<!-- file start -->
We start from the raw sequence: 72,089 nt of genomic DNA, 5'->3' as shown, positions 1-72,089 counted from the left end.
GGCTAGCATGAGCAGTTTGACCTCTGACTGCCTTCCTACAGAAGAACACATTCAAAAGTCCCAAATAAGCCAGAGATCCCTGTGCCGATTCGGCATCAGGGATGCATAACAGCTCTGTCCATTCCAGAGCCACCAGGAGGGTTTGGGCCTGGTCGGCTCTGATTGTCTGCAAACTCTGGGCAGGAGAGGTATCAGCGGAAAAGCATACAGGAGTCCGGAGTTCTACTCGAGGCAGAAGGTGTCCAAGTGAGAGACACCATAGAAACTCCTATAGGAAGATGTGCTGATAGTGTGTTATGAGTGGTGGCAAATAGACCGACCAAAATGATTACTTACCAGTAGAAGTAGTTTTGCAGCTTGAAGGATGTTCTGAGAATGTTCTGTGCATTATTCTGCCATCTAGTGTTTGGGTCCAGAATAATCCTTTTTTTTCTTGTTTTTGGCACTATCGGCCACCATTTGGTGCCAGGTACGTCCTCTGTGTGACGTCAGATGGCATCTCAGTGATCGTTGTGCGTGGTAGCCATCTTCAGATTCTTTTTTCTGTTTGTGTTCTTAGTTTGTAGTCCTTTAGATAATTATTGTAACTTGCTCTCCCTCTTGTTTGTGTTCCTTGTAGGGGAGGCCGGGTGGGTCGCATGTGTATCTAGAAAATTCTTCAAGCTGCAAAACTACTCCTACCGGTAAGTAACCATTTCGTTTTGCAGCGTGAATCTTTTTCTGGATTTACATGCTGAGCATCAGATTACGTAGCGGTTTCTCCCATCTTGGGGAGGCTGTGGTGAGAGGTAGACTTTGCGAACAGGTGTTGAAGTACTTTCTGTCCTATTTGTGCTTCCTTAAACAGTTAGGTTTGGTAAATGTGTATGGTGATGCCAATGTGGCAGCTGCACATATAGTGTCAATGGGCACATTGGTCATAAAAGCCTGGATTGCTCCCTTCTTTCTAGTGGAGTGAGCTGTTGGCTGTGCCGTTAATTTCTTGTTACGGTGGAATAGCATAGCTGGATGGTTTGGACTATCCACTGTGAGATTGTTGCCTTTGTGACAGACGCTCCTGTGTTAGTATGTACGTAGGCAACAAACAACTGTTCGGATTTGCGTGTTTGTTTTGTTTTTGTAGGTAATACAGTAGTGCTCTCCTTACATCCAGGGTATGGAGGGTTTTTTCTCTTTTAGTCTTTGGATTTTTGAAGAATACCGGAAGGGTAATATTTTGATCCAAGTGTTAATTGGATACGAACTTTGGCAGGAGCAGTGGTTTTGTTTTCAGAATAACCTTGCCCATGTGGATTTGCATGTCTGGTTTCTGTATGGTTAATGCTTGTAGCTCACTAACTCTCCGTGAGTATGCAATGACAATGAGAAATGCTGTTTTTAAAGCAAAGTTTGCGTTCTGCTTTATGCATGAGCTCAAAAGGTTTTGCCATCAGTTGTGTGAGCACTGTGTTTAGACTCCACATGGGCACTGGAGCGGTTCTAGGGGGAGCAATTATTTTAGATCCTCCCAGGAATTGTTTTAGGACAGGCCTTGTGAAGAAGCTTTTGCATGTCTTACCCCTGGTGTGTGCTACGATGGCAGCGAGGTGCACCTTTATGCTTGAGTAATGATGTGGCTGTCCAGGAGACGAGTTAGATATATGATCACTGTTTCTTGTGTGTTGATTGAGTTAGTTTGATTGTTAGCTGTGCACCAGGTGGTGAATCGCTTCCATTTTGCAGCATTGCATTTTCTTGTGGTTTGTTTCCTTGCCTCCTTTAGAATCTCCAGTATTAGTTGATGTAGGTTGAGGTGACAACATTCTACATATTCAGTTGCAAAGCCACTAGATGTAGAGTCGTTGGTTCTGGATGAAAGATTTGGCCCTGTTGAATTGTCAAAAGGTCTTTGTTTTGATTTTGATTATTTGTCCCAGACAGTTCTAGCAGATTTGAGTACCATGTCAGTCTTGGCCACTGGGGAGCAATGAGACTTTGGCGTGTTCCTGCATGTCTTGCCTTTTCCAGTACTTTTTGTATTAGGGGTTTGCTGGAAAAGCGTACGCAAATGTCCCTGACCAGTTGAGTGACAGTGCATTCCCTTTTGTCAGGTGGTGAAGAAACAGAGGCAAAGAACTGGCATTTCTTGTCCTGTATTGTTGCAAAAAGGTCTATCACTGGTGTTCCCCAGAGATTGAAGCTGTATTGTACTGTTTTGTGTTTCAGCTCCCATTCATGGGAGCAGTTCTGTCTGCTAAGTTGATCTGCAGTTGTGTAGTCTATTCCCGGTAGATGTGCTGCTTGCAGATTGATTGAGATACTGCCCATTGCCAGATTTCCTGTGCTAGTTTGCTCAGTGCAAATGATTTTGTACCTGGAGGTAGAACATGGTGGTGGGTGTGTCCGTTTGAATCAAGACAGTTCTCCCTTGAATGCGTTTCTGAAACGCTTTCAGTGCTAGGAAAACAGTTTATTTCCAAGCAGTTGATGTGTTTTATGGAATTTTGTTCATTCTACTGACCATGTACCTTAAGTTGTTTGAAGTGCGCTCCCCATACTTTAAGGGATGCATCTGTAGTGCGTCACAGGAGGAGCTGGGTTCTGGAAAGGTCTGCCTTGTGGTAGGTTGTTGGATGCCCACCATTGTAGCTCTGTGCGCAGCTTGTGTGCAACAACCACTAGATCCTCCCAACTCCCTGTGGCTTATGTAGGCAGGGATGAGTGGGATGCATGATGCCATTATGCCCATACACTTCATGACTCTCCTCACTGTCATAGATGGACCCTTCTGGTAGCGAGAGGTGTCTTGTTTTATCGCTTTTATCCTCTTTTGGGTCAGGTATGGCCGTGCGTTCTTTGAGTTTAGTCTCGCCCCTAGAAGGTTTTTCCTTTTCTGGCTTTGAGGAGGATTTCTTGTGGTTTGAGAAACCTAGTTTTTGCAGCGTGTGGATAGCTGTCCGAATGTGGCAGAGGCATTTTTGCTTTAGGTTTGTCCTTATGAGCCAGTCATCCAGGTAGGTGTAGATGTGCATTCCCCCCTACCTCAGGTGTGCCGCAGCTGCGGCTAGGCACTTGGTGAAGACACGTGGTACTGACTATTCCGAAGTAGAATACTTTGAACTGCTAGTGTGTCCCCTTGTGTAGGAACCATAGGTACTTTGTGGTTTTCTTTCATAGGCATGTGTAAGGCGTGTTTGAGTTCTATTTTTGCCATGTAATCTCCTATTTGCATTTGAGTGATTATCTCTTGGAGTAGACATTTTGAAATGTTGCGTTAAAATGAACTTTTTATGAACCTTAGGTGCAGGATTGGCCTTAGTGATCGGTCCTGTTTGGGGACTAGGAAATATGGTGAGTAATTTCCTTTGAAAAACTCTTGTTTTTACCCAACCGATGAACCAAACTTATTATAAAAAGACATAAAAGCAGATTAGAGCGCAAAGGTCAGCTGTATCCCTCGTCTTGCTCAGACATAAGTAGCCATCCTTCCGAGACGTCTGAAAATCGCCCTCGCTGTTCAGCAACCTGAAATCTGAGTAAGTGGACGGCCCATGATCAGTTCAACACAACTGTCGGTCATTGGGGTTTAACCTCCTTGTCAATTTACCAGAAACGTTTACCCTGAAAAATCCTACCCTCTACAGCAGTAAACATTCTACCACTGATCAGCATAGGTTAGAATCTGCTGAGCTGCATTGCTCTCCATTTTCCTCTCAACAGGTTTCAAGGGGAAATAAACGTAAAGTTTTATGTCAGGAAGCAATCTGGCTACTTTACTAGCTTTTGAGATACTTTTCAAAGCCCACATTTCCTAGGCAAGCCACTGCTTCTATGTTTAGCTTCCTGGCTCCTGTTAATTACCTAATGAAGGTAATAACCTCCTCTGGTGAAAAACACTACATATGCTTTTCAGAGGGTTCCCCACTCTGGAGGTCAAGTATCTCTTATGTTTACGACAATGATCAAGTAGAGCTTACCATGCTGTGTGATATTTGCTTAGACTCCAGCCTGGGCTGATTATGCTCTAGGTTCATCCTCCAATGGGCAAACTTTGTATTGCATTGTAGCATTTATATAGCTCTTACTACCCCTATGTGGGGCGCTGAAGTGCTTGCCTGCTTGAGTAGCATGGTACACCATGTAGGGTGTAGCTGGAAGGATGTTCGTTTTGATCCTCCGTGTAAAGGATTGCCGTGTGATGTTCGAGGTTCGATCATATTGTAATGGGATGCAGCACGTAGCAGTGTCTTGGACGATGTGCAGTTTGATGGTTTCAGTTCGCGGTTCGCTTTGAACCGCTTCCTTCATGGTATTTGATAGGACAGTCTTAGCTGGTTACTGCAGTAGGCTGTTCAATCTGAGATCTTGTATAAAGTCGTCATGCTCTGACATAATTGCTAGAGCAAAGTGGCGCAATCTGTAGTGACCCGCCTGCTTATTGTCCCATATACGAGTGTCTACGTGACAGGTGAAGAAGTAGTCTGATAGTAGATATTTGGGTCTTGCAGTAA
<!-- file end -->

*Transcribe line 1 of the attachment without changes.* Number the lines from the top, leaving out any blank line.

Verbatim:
We start from the raw sequence: 72,089 nt of genomic DNA, 5'->3' as shown, positions 1-72,089 counted from the left end.